Cincinnati Bengals: mike skinner

Bengals have to bring down Packers' WRs

September, 20, 2013
9/20/13
10:50
PM ET
CINCINNATI -- Mike Zimmer has made it a habit in recent years to hand out to his defenders a pair of orange shorts that feature a common logo. The gesture is a subtle attempt by the Cincinnati Bengals' defensive coordinator to bring his unit closer together and remind players of their top mission.

This year, the "brotherhood" shorts, as they are nicknamed, feature the phrase "HEET Swarm." According to defensive tackle Geno Atkins, the phrase stands for "Heart, Effort, Execution, Technique and swarm to the ball."

[+] EnlargeLeon Hall
Kirk Irwin/Getty ImagesAs Leon Hall did against Pittsburgh, the Bengals must keep Green Bay's receivers from picking up extra yards after the catch.
When the Bengals face the Green Bay Packers at home Sunday afternoon, they will certainly want to heed the latter portion of that motto.

Sure, they want to swarm to the ball every week, but this week the practice takes on added significance because Cincinnati is facing the NFL's top receiving corps at picking up yards after the catch.

"No defense wants to give up big plays, so our goal is to give up no explosive plays over 15 yards," Bengals safety George Iloka said. "We definitely want to limit those and try to stop those."

The first two teams the Packers faced this season had trouble doing that.

According to ESPN Stats & Info, of the 965 yards of offense Green Bay amassed against San Francisco and Washington in the first two games of the season, 610 were the product of passes caught by Packers wide receivers. That's the most production of any group of receivers in the NFL. And of those 610 yards, 234 came after contact. That's the second-most of any group of receivers in the entire league.

And if you throw in tight ends and running backs, Green Bay's 439 yards after the catch also leads the NFL.

"In both games, they made the first guy miss and got 20, 30 yards afterwards," Bengals cornerback Leon Hall said. "They're dangerous from that aspect."

What else makes the Packers' receivers dangerous?

Their quarterback.

"[Aaron] Rodgers is pretty mobile and his receivers adjust well," Hall added.

One of the league's dominant passers since he took over as the Packers' starter in 2008, Rodgers has put on his share of passing clinics inside Lambeau Field. He's had the type of big-bodied, rangy and athletic receivers to do it, too. This season, in particular, he has enjoyed having the likes of Jordy Nelson, James Jones and the speedy Randall Cobb, not to mention tight end Jermichael Finley, on the other end of his throws. Each member of the quartet has already caught 10 or more passes, and all at an average of at least 11 yards per reception.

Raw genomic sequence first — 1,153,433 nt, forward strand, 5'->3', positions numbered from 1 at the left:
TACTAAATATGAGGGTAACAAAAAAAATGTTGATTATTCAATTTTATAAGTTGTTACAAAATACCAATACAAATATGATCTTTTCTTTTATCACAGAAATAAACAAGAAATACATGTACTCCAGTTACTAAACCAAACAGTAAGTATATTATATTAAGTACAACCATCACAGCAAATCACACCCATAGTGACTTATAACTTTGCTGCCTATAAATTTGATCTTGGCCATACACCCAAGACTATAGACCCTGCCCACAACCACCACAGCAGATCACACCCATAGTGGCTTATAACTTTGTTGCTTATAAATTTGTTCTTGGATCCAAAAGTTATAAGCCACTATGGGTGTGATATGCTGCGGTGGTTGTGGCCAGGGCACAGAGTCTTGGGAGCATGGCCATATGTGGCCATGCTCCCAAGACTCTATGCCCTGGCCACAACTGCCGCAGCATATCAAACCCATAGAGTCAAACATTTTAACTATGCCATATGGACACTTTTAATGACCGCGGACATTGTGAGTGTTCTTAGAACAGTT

"The biggest thing when you have a perimeter player come into your program, you want him to be able to play all four positions," Packers coach Mike McCarthy said. "Our tight ends can play on the line, in the backfield or displaced. Our receivers can play all four wide-receiver positions. It definitely does help you when you're game-planning. The biggest challenge is to get the reps with the quarterback to get the timing and the rhythm down with moving those guys around."

Even still, Rodgers has shown that no matter where his pass-catchers line up and no matter the difficulties of mixing up repetitions, he's able to get into a rhythm with them, and he's quite capable of getting the ball in their hands.

Last week against Washington, Rodgers tied a team record when he passed for 480 yards. More than 280 of those came after the catch.

"As a defense, you have to tackle," Iloka said. "Teams are going to catch balls, but you have to tackle and bring them down right there. This week, we have been focusing on open-field tackling. As a secondary, that comes down on us. You can't stop a team from getting zero receptions in a game, but when they catch it, you want to minimize the damage by tackling them right there on the spot."

One reason the Packers are able to spread opposing defenses to the point that safeties, corners and linebackers can't get good angles on their receivers has to do with Rodgers' release time. According to Pro Football Focus, against a strong rush versus Washington, Rodgers got rid of the ball, on average, within 1.95 seconds. If a defender isn't on tight man coverage on his receiver within two seconds of the ball being snapped, he likely won't be getting immediate help bringing that player down once he catches the ball. Chances are, his help wouldn't be in the best position to swarm and make a play.

Still, regardless of how good Rodgers is and regardless of what he may do against the Bengals on Sunday, Cincinnati's defenders have to take the swarm mentality seriously.

"The main thing is they've done a good job so far in yards after catch," Iloka said. "That's going to be our job to neutralize that."

The Bengals do have one statistic in their favor. They currently have the NFL's longest streak of holding quarterbacks below 300 passing yards -- a run of 16 games. That streak will definitely be put to the test this weekend. If they can extend it, 2-1 may well be on the Bengals' horizon.

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